GM Demands ESG Pledge From Suppliers

May 3, 2022 3 min read
GM Demands ESG Pledge From Suppliers

This seems rather aggressive…

General Motors isn’t trying to hide that it’s asking for suppliers to an environmental and ESG pledge. Instead, the auto giant issued a press release casting its efforts as nothing short of heroic. Called the “Environmental, Social and Governance Partnership Pledge” the company claims suppliers representing over half of the $76 billion direct material annual purchase value it made in 2021 have signed on.

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Now, that last sentence is worded awkwardly because that’s how GM put it in the press release. That kind of verbal dancing was most likely carefully crafted to get you to focus on the over half part about suppliers. The real story is in what it doesn’t say: what percentage of its total suppliers have signed the ESG pledge. If it was an impressive figure, GM would be trotting that out with pride. The fact is ESG is quickly gaining a bad reputation with those who have done some real research about what it actually entails and how it relates to The Great Reset, instead of just reading some slick press releases or praise-filled articles on the topic.

"There are economic and social imperatives in lowering emissions and addressing climate change while cultivating a just transition," said Jeff Morrison, GM vice president of Global Purchasing and Supply Chain.  "As we accelerate toward our vision of an all-electric future, our commitment to bringing everybody along includes our global suppliers whose collaboration is critical to promoting a sustainable, safe and better world."

GM detailed out three things it wants suppliers to agree to:

-   Achieving carbon neutrality for their Scope 1 and Scope 2 emissions by dates based on their respective industry. These are 2025 or earlier for Professional Services, 2035 or earlier for Manufacturing and 2038 or earlier for Raw Materials and Logistics.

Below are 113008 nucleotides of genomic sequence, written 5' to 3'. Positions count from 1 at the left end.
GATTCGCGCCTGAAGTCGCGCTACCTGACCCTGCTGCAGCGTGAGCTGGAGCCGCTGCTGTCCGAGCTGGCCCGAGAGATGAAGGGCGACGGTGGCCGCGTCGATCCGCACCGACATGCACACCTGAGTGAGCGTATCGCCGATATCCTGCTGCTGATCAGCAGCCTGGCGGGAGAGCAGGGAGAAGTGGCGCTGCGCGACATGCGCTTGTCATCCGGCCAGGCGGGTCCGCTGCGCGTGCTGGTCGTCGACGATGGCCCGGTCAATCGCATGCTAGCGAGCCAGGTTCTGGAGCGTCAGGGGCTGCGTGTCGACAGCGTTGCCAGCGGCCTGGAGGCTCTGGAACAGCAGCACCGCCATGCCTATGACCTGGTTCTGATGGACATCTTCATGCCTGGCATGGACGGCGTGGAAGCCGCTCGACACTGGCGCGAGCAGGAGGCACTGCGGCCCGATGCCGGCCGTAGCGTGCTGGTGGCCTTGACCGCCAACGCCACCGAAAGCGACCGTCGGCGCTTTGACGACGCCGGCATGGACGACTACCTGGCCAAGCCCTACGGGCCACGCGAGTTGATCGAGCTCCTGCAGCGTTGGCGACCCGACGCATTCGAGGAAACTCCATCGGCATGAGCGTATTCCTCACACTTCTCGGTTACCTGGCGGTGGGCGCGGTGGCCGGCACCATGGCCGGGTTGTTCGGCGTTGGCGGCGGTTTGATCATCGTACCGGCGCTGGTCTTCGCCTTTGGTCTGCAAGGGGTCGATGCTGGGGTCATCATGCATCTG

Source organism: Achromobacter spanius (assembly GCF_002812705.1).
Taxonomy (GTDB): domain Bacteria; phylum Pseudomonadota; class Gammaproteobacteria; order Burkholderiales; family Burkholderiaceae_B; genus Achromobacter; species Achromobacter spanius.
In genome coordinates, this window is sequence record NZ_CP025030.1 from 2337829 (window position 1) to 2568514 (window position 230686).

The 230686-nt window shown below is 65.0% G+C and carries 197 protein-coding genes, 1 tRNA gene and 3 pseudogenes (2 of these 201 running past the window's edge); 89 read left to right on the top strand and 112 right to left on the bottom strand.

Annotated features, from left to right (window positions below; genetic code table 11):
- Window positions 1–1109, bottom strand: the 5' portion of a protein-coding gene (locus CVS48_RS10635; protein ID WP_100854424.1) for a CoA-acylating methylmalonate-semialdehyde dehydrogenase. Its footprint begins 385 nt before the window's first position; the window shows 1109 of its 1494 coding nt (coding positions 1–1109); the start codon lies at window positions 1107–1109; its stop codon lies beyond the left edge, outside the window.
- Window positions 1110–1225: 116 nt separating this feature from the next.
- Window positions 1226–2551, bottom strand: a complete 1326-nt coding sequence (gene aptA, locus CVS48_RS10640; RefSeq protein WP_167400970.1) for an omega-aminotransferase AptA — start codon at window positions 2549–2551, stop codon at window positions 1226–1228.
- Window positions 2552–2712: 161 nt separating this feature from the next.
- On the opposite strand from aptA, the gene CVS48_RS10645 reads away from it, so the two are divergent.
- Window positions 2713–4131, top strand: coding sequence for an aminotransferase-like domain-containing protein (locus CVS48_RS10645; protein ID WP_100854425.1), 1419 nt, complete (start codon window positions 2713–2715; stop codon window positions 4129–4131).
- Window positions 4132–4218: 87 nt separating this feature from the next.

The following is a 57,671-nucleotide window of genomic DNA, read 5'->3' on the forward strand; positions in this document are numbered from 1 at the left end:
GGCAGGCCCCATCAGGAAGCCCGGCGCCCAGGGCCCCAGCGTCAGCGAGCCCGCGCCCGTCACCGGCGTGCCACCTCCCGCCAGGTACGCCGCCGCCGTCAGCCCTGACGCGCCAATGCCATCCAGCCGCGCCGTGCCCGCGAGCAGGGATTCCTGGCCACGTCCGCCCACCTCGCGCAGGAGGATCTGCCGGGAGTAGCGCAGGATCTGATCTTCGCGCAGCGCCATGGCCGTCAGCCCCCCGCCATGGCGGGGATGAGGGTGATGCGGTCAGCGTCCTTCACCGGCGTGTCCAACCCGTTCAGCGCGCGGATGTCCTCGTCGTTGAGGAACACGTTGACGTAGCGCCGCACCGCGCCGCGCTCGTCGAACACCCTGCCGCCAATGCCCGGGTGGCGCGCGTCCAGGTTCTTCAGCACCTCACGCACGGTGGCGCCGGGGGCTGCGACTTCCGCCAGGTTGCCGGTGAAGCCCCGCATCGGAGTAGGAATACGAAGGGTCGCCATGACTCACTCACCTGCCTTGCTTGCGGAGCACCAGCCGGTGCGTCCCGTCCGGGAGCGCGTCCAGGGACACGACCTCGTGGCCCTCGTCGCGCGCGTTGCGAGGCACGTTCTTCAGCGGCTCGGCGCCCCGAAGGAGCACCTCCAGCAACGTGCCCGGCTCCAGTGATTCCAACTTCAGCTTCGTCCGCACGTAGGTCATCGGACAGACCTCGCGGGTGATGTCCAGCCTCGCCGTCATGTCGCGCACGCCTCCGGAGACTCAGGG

-   By 2025, achieving a minimum score of 50 in the EcoVadis Labor & Human Rights and Ethics pillars, which demonstrates a mature sustainability management system that covers employee health and safety, social dialogue, diversity/nondiscrimination, child and forced labor, and avoids corruption and anticompetitive practices.

-   By 2025, achieving a minimum score of 50 in the EcoVadis Sustainable Procurement pillar, which covers how GM's suppliers understand and govern the social and environmental practices of their own suppliers and use their purchasing influence to advance sustainability.

To help bring about this new world order – scratch that, improved environmental conditions – GM has tapped EcoVadis, a third-party assessor which specializes in this stuff. They evaluate just how well different companies are being good and obedient when it comes to putting into practice the preferred practices when it comes to sustainability, corporate responsibility, and social cohesion. Sure, all the language sounds pretty harmless on the surface, but if one thing has become in the recent past, some people use claims of trying to save everyone to coerce them into doing things they might feel squeamish about.

According to GM, this supplier pledge is a way “to bring ‘Everyone In’ for the all-electric future.” To make that happen, it seems the automaker needs to secure “a collaborative supply chain that endeavors to minimize environmental impact and enhance long-term sustainability.” Critics of the green movement and ESG have pointed out, this kind of language smacks of authoritarian control of essentially all resources.

What GM seems to be arguing is it needs everyone to be in line with its vision of the future of the planet, otherwise global warming will wreck everything. In other words, the corporation with vast resources at its disposal isn’t trying to crush smaller suppliers, but instead is benevolently trying to keep you and your family safe from the very fate Al Gore predicted would befall us shortly, even though that time has long passed.

Understandably, some are still upset about the government bailout GM received and never paid back. If they’re not a fan of ESG, seeing it as a tool of coercion instead of spreading good in the world, this is like adding insult to injury, or worse.

Photos: GM

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